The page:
The disks on the Tivoli Storage Manager (TSM) server host are configured mostly for speed. TSM is our backup software. There is no redundancy except for the TSM database and log. I use one RAID 1 array for the TSM database and log. RAID 0 is used for the TSM disk storage pool and a filesystem that the Sybase database backups reside on. This filesystem is NFS exported and mounted on all the other hosts. This allows all the hosts to easily back up and load our databases. For example, the production database backs up to this directory, then we load the database dump into the development environment from this directory.

Development Server

The development environment is configured to maximize the amount of the disk storage while providing some redundancy. To accomplish this, I use RAID 5. The performance of RAID 5 is at least twice as slow as RAID 1+0 (or non-RAID) disks for write operations. We really notice this when we load our production database into the test environment.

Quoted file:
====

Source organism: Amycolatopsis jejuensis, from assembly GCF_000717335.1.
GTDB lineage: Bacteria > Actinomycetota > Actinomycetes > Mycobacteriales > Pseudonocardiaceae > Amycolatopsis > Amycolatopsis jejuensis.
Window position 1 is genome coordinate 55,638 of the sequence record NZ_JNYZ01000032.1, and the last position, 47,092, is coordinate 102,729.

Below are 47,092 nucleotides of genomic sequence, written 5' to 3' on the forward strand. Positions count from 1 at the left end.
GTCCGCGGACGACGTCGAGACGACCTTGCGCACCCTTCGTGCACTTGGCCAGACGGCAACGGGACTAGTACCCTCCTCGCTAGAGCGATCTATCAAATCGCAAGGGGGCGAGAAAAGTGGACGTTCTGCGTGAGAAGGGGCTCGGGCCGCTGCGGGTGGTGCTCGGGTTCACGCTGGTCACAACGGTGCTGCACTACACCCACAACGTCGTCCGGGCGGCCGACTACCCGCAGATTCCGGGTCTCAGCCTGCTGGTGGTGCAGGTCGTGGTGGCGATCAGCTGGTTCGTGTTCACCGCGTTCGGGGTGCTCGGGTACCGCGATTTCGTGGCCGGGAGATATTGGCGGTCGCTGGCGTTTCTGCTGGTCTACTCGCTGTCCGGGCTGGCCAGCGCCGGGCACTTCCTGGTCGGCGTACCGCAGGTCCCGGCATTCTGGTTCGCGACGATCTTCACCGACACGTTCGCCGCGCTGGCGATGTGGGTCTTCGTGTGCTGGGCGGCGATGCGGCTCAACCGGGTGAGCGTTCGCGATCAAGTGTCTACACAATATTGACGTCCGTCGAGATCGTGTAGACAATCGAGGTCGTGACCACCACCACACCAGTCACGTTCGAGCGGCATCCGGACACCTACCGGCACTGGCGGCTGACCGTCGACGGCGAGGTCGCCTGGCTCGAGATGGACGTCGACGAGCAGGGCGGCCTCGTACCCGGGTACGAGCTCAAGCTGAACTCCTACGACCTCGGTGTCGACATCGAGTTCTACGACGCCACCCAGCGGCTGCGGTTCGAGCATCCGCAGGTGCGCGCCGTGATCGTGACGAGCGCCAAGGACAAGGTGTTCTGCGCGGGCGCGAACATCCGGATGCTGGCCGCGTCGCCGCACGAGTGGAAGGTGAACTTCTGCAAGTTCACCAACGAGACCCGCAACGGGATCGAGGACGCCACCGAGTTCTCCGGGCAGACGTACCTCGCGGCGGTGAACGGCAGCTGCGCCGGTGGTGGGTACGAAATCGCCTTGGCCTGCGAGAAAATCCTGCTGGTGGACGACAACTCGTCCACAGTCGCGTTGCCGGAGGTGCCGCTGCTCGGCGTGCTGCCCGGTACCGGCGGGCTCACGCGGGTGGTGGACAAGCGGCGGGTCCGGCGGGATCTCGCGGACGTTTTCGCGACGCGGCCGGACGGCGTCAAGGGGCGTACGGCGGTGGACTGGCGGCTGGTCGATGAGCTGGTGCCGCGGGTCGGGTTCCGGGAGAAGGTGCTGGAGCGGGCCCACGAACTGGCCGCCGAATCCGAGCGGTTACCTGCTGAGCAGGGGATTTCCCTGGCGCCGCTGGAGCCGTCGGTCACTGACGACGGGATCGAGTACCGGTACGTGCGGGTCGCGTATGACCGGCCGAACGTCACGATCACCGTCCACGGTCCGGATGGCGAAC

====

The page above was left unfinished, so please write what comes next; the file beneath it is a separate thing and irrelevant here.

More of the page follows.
How to Configure Volume Groups for Large RAID Arrays

The first problem I encountered when we started using many large SSA RAID arrays was that they would not fit into our existing volume groups. Because SSA is a high-capacity storage system, you will probably need to modify your volume groups or create new ones to contain the large disks.

We started out using many small disks, and thus the physical partition (PP) size of our volume groups (VGs) was 4 MBs. A physical partition in AIX is the smallest unit of disk space that can be allocated under the logical volume manager (LVM). Don't get this confused with file system space -- filesystems are built on top of logical volumes. In versions of AIX prior to 4.3, there was a limitation of 1016 PPs per physical volume (PV), or logical disk. There was also a limit of 32 physical volumes per volume group.

In AIX 4.3.1 and above, the only limitation is 32512 physical partitions per volume group. The physical partition size must be 2n, where 1 = > n < = 1024 (see sidebar "Creating Large Volume Groups").

Performance and Tuning